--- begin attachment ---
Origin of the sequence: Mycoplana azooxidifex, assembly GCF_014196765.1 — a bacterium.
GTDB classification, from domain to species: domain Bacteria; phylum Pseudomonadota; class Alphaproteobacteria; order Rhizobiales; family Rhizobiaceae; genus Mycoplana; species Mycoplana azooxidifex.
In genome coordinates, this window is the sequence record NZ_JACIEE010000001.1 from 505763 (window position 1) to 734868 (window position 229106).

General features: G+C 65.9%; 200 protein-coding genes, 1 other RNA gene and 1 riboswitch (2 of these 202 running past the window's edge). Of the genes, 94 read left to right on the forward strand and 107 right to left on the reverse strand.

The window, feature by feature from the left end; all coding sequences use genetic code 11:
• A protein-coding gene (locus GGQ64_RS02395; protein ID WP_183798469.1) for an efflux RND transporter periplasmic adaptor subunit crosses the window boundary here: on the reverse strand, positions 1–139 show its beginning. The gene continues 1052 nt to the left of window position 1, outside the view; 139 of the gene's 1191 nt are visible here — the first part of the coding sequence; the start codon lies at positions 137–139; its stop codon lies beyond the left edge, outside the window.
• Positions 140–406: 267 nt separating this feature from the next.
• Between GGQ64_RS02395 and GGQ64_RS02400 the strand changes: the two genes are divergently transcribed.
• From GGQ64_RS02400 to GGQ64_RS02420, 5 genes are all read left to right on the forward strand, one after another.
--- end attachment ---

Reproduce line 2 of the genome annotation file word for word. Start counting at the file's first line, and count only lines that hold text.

GTDB classification, from domain to species: domain Bacteria; phylum Pseudomonadota; class Alphaproteobacteria; order Rhizobiales; family Rhizobiaceae; genus Mycoplana; species Mycoplana azooxidifex.